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We make quite a gallant pair behind the battle lines of sharply dissenting opinions, me and my PC. Whenever I am consumed with passion over a nagging subject, the keyboard usually becomes a blazing machine gun. Surely, you have watched machine guns at work in the movies: Ratat…ratatat…ratatatatat…

Today is eerily different: I am sitting behind the darned machine, feeling inexplicably very miserable: The keyboard can’t fire a single shot!

Maybe it is because this is an election year, with voting day not exactly a millennium away, and communicators, politicians {and why not, pastors too} need to be careful what they say. One anti-bushfire campaign poster portrays Smokey the Bear as a children’s hero and an accompanying campaign message reminds children that “Smokey’s friends don’t play with matches.”

Maybe, all I should do is just sit down and grumble, which is far safer than playing with matches. For those of us perpetually trapped in the world of cynicism, grumbling is the spice of life anyway. That is why I am always complaining even when there is absolutely nothing whatsoever to complain about. 

I grumble when it rains and grumble when it shines. I grumble about the excessive warmth when it is hot and complain bitterly when it is cold. Oh yes, me, I love to grumble all the time.

In politically hyper-sensitive times like these, grumbling from cynics helps to  keep the big boys in the power house and their foes from getting so worked up over power, as to jump over the edge of common sense, peace and security, taking the twenty-five million of us along with them! 

It makes me angry and I am wondering whether it would not be the proper thing to walk into a polling booth on November 7, stuff the ballot papers into my pocket and walk out again grumbling about the many unanswered questions about democracy.

I have come to the very abrupt conclusion after monitoring elections across the globe, that a presidential election is not necessarily won by the best candidate in terms of personal integrity and national leadership qualities.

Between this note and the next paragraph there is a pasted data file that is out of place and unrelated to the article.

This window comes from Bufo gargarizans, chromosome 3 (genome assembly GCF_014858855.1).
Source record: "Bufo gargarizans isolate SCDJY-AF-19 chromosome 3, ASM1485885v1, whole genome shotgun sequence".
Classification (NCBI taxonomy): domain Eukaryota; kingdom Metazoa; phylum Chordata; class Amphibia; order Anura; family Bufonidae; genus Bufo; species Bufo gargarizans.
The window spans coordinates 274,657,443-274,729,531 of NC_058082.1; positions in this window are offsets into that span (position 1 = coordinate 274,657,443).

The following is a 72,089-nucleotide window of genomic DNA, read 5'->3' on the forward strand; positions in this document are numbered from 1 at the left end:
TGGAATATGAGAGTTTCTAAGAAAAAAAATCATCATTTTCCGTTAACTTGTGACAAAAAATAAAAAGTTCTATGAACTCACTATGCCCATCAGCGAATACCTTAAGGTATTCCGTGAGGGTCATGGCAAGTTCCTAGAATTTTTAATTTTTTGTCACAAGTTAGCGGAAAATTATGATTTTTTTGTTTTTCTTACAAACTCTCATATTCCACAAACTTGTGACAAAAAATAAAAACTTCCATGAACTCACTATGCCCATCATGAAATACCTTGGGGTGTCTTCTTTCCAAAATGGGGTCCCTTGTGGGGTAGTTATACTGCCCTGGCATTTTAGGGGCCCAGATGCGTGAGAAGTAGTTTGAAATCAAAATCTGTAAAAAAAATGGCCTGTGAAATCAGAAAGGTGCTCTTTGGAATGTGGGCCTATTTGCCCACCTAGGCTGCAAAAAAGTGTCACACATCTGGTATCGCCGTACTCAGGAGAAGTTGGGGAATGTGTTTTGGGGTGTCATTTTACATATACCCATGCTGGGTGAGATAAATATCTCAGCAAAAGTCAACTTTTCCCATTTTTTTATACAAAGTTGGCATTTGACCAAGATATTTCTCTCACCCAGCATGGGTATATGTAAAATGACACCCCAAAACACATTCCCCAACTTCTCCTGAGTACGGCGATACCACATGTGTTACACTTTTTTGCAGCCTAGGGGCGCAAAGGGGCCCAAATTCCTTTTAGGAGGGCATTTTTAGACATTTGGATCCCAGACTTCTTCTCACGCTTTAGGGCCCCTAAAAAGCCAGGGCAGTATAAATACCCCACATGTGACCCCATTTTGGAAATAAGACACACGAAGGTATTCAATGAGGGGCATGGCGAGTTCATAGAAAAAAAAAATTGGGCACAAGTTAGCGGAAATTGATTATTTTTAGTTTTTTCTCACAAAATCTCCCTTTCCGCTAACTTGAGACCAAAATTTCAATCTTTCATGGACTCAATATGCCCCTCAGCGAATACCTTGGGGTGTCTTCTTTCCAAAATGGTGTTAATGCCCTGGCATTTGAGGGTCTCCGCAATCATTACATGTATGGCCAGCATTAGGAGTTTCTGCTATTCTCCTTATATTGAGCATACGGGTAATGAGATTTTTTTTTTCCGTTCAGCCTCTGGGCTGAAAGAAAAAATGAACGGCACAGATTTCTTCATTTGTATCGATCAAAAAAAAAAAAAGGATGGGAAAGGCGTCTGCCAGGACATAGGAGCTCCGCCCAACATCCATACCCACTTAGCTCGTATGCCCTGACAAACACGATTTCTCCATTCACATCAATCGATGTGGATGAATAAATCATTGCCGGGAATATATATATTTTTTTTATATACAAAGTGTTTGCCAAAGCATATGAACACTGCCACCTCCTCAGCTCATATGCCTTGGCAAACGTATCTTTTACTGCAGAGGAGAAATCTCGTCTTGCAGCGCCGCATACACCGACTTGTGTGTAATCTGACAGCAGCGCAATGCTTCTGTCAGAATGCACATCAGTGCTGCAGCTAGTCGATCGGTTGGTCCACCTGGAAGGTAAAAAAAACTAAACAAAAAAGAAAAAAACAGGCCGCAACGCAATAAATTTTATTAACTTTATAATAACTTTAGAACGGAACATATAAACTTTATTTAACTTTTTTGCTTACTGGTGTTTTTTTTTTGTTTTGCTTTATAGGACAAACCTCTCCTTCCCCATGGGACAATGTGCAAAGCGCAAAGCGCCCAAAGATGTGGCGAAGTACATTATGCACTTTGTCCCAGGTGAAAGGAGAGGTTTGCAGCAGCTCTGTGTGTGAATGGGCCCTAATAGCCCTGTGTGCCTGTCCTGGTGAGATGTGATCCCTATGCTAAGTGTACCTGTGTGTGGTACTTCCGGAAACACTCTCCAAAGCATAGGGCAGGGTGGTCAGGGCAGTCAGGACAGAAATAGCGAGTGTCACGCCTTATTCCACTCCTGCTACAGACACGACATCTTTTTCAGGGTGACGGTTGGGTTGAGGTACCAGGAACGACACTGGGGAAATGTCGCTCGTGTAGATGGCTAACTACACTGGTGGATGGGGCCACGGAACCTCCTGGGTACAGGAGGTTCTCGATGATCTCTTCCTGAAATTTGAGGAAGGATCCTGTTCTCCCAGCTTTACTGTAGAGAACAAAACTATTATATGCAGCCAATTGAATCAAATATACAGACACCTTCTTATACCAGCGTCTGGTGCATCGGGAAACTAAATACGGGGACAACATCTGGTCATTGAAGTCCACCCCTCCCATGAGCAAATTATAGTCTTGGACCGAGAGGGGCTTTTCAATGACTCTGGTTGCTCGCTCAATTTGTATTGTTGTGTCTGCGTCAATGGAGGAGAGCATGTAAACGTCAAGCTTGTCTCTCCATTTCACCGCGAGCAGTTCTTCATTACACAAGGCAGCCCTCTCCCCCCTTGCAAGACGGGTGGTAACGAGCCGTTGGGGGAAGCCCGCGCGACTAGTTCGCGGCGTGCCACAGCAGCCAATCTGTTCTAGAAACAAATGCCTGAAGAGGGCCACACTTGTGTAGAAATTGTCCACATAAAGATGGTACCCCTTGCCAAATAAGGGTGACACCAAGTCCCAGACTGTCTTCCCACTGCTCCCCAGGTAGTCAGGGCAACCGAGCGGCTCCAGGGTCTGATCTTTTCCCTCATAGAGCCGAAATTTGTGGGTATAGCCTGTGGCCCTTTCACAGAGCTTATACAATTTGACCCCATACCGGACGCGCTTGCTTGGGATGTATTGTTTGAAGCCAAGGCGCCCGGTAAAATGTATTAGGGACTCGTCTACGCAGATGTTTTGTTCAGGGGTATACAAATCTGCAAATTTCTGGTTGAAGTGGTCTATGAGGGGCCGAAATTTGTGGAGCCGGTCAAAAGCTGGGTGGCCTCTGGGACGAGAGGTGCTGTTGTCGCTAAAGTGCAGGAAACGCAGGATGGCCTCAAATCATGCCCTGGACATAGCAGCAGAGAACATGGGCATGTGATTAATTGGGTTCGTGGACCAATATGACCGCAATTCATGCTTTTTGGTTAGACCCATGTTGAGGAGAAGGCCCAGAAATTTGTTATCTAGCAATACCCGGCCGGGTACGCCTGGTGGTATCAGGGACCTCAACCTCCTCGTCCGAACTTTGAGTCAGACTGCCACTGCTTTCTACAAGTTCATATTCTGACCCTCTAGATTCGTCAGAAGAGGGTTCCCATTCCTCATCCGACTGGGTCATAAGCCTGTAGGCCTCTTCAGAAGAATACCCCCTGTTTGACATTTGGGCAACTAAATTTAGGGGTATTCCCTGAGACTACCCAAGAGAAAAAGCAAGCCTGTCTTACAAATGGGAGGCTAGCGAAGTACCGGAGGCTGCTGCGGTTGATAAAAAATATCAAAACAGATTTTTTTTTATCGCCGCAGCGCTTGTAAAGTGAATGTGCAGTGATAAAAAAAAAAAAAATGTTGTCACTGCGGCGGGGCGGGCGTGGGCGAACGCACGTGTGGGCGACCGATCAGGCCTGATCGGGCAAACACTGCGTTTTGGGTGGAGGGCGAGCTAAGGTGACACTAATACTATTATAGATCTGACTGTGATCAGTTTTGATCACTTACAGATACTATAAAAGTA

Except where there is an overwhelming national desire for political change, it is often the candidate who wages the most powerful campaign who gets to win: Human beings tend to gravitate toward a contender who somehow, attracts the greatest attention!

I don’t know if this has something to do with some unwritten law of physics or plain old psychology of the masses, but the implications for democracy has left me staring at the ceiling. 

In our part of the world, the level of voter awareness about the broader issues of democracy presents the same challenges and raises the same worrying questions. Come along and let us sneak incognito into a polling booth with the average voter and see what happens:

We are in the booth with the voter now, see? Like every voter, he is familiar with the face of the presidential candidate he wants to vote for. He looks at the ballot paper for the parliamentary election and realizes that he has never met any of them and would not be able to make any of them out from Adam in the street.

So what does he do? He simply looks for the symbol of the party whose presidential candidate he voted for, and makes a thumbprint beside the photo of the parliamentary candidate which appears beside the symbol.

Agbenaa!! Civic duty completed but the candidate the man voted for may be the very least qualified among the candidates, to represent him in parliament!